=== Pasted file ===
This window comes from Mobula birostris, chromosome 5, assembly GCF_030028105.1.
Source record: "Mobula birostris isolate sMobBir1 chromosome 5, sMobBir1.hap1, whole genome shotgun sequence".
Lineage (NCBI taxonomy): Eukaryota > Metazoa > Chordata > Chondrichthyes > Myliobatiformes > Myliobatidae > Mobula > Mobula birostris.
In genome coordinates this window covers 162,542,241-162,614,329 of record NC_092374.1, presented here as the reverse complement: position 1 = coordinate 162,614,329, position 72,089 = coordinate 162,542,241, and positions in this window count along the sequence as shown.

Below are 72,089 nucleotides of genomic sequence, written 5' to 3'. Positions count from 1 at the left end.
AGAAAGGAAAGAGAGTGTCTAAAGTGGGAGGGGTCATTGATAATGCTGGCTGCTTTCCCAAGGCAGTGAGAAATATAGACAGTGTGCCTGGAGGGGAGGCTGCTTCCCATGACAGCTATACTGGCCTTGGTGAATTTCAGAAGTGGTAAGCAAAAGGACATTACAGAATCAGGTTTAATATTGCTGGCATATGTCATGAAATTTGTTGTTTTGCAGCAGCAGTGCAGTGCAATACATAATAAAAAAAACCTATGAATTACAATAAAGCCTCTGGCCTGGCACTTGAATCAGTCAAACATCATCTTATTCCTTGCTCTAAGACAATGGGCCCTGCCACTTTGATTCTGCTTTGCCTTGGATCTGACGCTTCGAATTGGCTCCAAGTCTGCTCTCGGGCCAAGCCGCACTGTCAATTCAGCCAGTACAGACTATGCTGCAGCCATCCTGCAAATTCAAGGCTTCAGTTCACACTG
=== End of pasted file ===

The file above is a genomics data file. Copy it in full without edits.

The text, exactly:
This window comes from Mobula birostris, chromosome 5, assembly GCF_030028105.1.
Source record: "Mobula birostris isolate sMobBir1 chromosome 5, sMobBir1.hap1, whole genome shotgun sequence".
Lineage (NCBI taxonomy): Eukaryota > Metazoa > Chordata > Chondrichthyes > Myliobatiformes > Myliobatidae > Mobula > Mobula birostris.
In genome coordinates this window covers 162,542,241-162,614,329 of record NC_092374.1, presented here as the reverse complement: position 1 = coordinate 162,614,329, position 72,089 = coordinate 162,542,241, and positions in this window count along the sequence as shown.

Below are 72,089 nucleotides of genomic sequence, written 5' to 3'. Positions count from 1 at the left end.
AGAAAGGAAAGAGAGTGTCTAAAGTGGGAGGGGTCATTGATAATGCTGGCTGCTTTCCCAAGGCAGTGAGAAATATAGACAGTGTGCCTGGAGGGGAGGCTGCTTCCCATGACAGCTATACTGGCCTTGGTGAATTTCAGAAGTGGTAAGCAAAAGGACATTACAGAATCAGGTTTAATATTGCTGGCATATGTCATGAAATTTGTTGTTTTGCAGCAGCAGTGCAGTGCAATACATAATAAAAAAAACCTATGAATTACAATAAAGCCTCTGGCCTGGCACTTGAATCAGTCAAACATCATCTTATTCCTTGCTCTAAGACAATGGGCCCTGCCACTTTGATTCTGCTTTGCCTTGGATCTGACGCTTCGAATTGGCTCCAAGTCTGCTCTCGGGCCAAGCCGCACTGTCAATTCAGCCAGTACAGACTATGCTGCAGCCATCCTGCAAATTCAAGGCTTCAGTTCACACTG